The Outdoor Dilemma

In my professional career, I have spent my time focused on two main areas. Children and nature. As an early years educator and environmental enthusiast, I have always searched out ways to connect the two. Planting a new tree with a class of Kindergarten students. Helping elementary schools in remote Mayan villages plant community, organic gardens. Taking classes on nature walks and field trips to local greenhouses and parks. Each time I involve children with nature, their enjoyment, wonder, and imaginations are clearly engaged. I have found that it doesn’t take a lot to convince a child to become excited about the outdoors, to get dirty in the name of nature.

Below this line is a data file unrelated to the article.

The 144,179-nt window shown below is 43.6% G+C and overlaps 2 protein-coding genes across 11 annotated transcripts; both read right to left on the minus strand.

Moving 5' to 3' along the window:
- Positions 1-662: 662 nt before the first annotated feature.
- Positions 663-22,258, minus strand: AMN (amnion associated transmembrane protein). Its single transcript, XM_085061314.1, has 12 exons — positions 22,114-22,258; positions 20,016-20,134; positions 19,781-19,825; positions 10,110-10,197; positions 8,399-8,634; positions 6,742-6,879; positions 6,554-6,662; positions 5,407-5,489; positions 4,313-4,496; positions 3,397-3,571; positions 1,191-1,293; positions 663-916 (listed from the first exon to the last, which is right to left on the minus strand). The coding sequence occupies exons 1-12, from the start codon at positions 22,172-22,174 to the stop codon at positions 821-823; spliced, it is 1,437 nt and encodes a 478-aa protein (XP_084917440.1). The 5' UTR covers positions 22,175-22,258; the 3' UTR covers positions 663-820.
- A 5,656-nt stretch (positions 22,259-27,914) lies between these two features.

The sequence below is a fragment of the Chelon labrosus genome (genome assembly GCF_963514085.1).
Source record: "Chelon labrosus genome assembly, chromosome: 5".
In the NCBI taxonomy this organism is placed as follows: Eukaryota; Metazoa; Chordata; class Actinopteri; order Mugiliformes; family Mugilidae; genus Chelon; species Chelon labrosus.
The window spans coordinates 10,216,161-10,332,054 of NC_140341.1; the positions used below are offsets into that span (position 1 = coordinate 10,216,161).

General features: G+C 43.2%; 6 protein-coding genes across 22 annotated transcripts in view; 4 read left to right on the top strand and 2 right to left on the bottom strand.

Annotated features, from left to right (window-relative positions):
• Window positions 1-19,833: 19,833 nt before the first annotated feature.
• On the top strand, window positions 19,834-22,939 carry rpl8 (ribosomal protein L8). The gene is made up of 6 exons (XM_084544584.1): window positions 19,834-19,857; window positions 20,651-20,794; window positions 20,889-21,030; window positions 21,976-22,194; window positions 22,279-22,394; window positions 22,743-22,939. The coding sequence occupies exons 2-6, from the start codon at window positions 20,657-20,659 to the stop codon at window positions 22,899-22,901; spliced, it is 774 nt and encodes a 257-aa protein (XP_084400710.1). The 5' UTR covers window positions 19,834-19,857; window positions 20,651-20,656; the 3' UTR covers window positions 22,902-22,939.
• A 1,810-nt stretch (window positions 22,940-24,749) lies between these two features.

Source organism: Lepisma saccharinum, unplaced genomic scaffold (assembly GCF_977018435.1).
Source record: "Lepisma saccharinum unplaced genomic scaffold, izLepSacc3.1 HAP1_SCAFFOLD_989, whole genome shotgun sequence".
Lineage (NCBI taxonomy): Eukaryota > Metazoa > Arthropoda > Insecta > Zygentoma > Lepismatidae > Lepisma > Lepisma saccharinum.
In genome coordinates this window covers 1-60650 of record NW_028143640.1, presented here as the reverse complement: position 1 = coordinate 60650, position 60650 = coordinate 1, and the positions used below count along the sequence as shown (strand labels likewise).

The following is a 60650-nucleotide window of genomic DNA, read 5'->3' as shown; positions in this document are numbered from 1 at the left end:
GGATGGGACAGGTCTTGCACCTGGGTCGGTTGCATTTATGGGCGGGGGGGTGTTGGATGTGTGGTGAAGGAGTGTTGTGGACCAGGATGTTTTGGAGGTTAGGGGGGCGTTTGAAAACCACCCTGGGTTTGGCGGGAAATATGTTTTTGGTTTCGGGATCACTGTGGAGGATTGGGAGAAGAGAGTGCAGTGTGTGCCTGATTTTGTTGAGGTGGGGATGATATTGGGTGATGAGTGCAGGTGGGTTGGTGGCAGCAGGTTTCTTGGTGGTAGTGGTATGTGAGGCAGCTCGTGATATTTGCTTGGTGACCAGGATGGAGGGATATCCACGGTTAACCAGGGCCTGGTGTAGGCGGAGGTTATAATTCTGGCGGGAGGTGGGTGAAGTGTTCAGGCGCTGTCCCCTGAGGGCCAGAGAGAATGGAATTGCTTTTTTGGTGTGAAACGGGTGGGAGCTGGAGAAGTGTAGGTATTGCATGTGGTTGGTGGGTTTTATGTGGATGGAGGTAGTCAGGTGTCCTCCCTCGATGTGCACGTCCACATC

My personal experiences have shown me that children not only want, but need to spend time outdoors. However, studies show that children in North America only spend an average of 4-7 minutes in unstructured outdoor play each day. In fact, the term Nature Deficit Disorder has been coined to describe just how little time children spend in the great outdoors. In the last two decades, it would seem that children have moved indoors, changing the way that they play. Scientists fear that through this loss of regular contact we may find ourselves with future populations of biophobic adults. Individuals who have very little interest in preserving nature and it’s diversity. A somewhat disturbing idea when thinking about our next generation of stewards for the Earth.